. . . There is just one big Oops associated with the proposed new plan for this subway extension and that is not with respect to what the city envisions doing going forward: It is with respect to what the city has already done. It has to do with the inadvisability of mega-developments.
The Inadvisability of Hudson Yards (and Other Development) as Mega-development
We have written before about reasons it was ill-advised to develop Hudson Yards as a one-developer mega-development. The principles also apply to other proposed mega-developments such as the 30-acre, 40-year Atlantic Yards mega-monopoly and the approximately 75-acre Willets Point single developer concept.
For more on this refer to what we wrote about Hudson Yards in this post (Monday, February 23, 2009, Un-funny Valentines Arriving Late: Your Community Interests at Heart) which points were extracted by Atlantic Yards Report in (Wednesday, February 25, 2009, Noticing New York's critique of major projects, and the path not taken of site preparation (at Hudson Yards and AY)). See also what wrote about the benefit of multiple developers versus mega-monoply development here: Monday, October 19, 2009, Thompson’s Advocated Multiple Parcels (a la Battery Park City) vs. Single-Developer Mega-monopolies Should Boost Developers’ Bids.
In summary form the points we raised were:
• Multiple parcels enable and speed developmentTaking the last point first, it was easy to point out with respect to Hudson Yards:
• “Retailing” parcels increases developer bids, increasing funds the public will collect
• The absence of economies of scale for megadevelopment
• Avoidance of the four “M”s: Megadevelopment, (Mega-) Monopoly, Monoculture and Monotony
• The benefits of keeping the role of government and developers distinct when it comes to the provision of infrastructure (it should be the government’s job), particularly as it relates to working within economic cycles and the investment of stimulus to spur the economy in bad times.
If the government (as opposed to a private developer) was preparing the site it would not be necessary to postpone the site’s preparation at this time. Site preparation during the current economic downturn might even be cheaper. As it would be a public work, it would arguably be in the running for funding through federal stimulus, an important part of that being that the prepared parcels would later be bid out. But stimulus money cannot be given to a private developer already signed onto the deal because it would totally change the equation based upon which the developer bid to pay the public a low amount for the site. Used that way, the money would eliminate the risk developer assumed and constitute an award of enormous private benefit to the developer without bid.In other words, if the city hadn’t farmed out all of Hudson Yards as a 26-acre mega-deal (which the city had to restructure for the developer’s benefit, see: Tuesday, April 27, 2010, Surprised? MTA Restructures the Hudson Yards Deal; Developer Cherry Picks More Benefit While Public Keeps the Risk) the city would have maintained substantially more latitude to deal fluidly with the economic crisis. Further, if the city had then stepped in to invest in the infrastructure associated with developing Hudson Yards, then New York citizens would have recouped a much greater amount upon a retail selling off individual parcels to multiple developers. Conversely, doing what it did- giving up its rights to the acreage first-, the city set itself up for a problem: If the city invested in infrastructure after already having sold these 26 acres to a single developer it would, as we wrote, “constitute an award of enormous private benefit to the developer without bid.”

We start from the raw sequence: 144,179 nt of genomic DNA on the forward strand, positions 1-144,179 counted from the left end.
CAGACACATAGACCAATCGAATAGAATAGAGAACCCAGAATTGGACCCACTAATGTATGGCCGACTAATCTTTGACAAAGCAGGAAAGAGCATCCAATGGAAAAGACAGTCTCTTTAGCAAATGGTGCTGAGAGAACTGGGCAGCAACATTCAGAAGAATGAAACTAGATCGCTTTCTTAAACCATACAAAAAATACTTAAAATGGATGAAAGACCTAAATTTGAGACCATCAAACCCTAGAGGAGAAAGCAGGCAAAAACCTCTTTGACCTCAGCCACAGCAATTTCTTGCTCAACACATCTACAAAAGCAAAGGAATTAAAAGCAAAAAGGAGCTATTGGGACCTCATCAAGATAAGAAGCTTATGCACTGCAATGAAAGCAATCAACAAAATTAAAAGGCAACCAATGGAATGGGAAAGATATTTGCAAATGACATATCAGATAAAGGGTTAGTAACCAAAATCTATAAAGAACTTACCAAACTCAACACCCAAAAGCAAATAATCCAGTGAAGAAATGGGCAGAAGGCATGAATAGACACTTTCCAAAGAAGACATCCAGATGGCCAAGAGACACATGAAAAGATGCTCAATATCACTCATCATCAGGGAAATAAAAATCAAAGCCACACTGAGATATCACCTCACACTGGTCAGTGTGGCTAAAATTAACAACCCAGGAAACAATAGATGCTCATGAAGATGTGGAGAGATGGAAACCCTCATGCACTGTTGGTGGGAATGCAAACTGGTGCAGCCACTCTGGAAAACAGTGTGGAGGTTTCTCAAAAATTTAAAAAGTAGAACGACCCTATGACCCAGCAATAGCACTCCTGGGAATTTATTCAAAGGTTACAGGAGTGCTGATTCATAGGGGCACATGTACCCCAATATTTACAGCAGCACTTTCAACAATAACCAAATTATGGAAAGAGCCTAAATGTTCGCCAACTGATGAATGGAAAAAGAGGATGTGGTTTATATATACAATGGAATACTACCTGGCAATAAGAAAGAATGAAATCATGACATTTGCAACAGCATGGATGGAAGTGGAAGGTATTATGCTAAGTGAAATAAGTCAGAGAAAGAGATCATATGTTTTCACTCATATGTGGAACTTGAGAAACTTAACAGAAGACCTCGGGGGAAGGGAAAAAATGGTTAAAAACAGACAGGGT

Adding An "Extension" to the Concept Just Expressed
What we didn’t foresee when we wrote about there being an “enormous private benefit to the developer without bid” if the city invested in infrastructure after having already sold these 26 acres to a single developer was this new proposal to extend the Number 7 line.
This proposed extension is just such an investment in infrastructure, and guess what?: The developers love it.
How joyously are developers about embracing the concept of this new infrastructure? The rather developer-oriented Crains had a whole story devoted to it. We provide quotes below, beginning with its first paragraph:
A proposed expansion of the No. 7 subway line into New Jersey would be a boon for New York City real estate developers.(See: November 17, 2010, NY landlords embrace 7-line extension to NJ: Proposed project's lower cost and fewer disruptions seen as big plusses; gives fresh hope for West 41st Street subway stop—and area property owners, By Marine Cole.)
* * * *
“Every developer I've spoken to thinks it's a terrific, simple idea,” said Steven Spinola, president of the Real Estate Board of New York. “They all think it will be wonderful.”
This was part of the Times article announcing the idea (emphasis added):
And the project would almost certainly serve as a boon for the planned $15 billion Hudson Yards residential and office development, to be built on platforms over the West Side railyards. That project has been stymied by the recession and an absence of demand for new residential and commercial space.(Take the No. 7 to Secaucus? That’s a Plan, by Charles V. Bagli and Nicholas Confessore, November 16, 2010.)
The embrace by developers of the idea’s obvious benefit to them was also being discussed by
WNYC reporter Andrea Bernstein (and director of the Transportation Nation blog) on Brian Lehrer yesterday. Available at: The Brian Lehrer Show, Subway to Secaucus, Wednesday, November 17, 2010.)
The Big Oops on the Extension
What does all this developer enthusiasm about the extension of the Number 7 line mean? It means that in a world where this potentially ingenious plan goes forward there would be one more very significant reason why the city and the MTA could have gotten a lot more money and a lot better deal had the 26-acre Hudson Yards property been retained and sold to multiple developers as individual development parcels after the area’s infrastructure improvements were made. That option is now precluded because the Bloomberg administration, as is its bias, elected instead for a mega-development, mega-monopoly transfer of the property.